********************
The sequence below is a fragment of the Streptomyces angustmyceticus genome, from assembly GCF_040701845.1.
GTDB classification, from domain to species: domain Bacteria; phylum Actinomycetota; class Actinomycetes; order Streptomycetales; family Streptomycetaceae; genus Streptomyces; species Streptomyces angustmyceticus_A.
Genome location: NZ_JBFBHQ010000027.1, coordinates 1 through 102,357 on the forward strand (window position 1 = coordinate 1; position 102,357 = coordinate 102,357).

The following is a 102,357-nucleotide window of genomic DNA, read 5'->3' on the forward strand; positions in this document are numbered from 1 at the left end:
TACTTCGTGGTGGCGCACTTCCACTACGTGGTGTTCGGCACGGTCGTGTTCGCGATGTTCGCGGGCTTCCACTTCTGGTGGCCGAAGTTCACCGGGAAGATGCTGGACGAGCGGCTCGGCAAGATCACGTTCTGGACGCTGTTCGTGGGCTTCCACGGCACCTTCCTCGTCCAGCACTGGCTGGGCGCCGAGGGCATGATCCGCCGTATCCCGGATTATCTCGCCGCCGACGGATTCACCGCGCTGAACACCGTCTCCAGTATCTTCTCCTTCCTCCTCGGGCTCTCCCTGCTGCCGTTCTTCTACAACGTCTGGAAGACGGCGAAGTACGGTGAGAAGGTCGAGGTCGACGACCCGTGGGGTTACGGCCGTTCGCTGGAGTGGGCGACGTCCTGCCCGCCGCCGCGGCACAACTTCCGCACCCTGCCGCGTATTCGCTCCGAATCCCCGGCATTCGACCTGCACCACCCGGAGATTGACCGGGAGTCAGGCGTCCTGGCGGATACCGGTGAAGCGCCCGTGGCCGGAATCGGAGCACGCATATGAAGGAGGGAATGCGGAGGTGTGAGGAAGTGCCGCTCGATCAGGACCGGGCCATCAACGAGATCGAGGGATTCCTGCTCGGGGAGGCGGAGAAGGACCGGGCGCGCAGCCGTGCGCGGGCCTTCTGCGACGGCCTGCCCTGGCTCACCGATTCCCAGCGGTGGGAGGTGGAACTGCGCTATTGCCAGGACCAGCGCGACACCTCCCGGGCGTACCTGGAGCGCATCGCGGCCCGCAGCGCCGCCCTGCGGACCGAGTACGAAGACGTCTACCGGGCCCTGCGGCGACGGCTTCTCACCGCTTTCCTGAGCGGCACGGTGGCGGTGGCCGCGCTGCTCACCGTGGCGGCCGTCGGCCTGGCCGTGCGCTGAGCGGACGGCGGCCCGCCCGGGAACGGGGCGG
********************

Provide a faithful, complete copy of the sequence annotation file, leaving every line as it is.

The sequence below is a fragment of the Streptomyces angustmyceticus genome, from assembly GCF_040701845.1.
GTDB classification, from domain to species: domain Bacteria; phylum Actinomycetota; class Actinomycetes; order Streptomycetales; family Streptomycetaceae; genus Streptomyces; species Streptomyces angustmyceticus_A.
Genome location: NZ_JBFBHQ010000027.1, coordinates 1 through 102,357 on the forward strand (window position 1 = coordinate 1; position 102,357 = coordinate 102,357).

The following is a 102,357-nucleotide window of genomic DNA, read 5'->3' on the forward strand; positions in this document are numbered from 1 at the left end:
TACTTCGTGGTGGCGCACTTCCACTACGTGGTGTTCGGCACGGTCGTGTTCGCGATGTTCGCGGGCTTCCACTTCTGGTGGCCGAAGTTCACCGGGAAGATGCTGGACGAGCGGCTCGGCAAGATCACGTTCTGGACGCTGTTCGTGGGCTTCCACGGCACCTTCCTCGTCCAGCACTGGCTGGGCGCCGAGGGCATGATCCGCCGTATCCCGGATTATCTCGCCGCCGACGGATTCACCGCGCTGAACACCGTCTCCAGTATCTTCTCCTTCCTCCTCGGGCTCTCCCTGCTGCCGTTCTTCTACAACGTCTGGAAGACGGCGAAGTACGGTGAGAAGGTCGAGGTCGACGACCCGTGGGGTTACGGCCGTTCGCTGGAGTGGGCGACGTCCTGCCCGCCGCCGCGGCACAACTTCCGCACCCTGCCGCGTATTCGCTCCGAATCCCCGGCATTCGACCTGCACCACCCGGAGATTGACCGGGAGTCAGGCGTCCTGGCGGATACCGGTGAAGCGCCCGTGGCCGGAATCGGAGCACGCATATGAAGGAGGGAATGCGGAGGTGTGAGGAAGTGCCGCTCGATCAGGACCGGGCCATCAACGAGATCGAGGGATTCCTGCTCGGGGAGGCGGAGAAGGACCGGGCGCGCAGCCGTGCGCGGGCCTTCTGCGACGGCCTGCCCTGGCTCACCGATTCCCAGCGGTGGGAGGTGGAACTGCGCTATTGCCAGGACCAGCGCGACACCTCCCGGGCGTACCTGGAGCGCATCGCGGCCCGCAGCGCCGCCCTGCGGACCGAGTACGAAGACGTCTACCGGGCCCTGCGGCGACGGCTTCTCACCGCTTTCCTGAGCGGCACGGTGGCGGTGGCCGCGCTGCTCACCGTGGCGGCCGTCGGCCTGGCCGTGCGCTGAGCGGACGGCGGCCCGCCCGGGAACGGGGCGG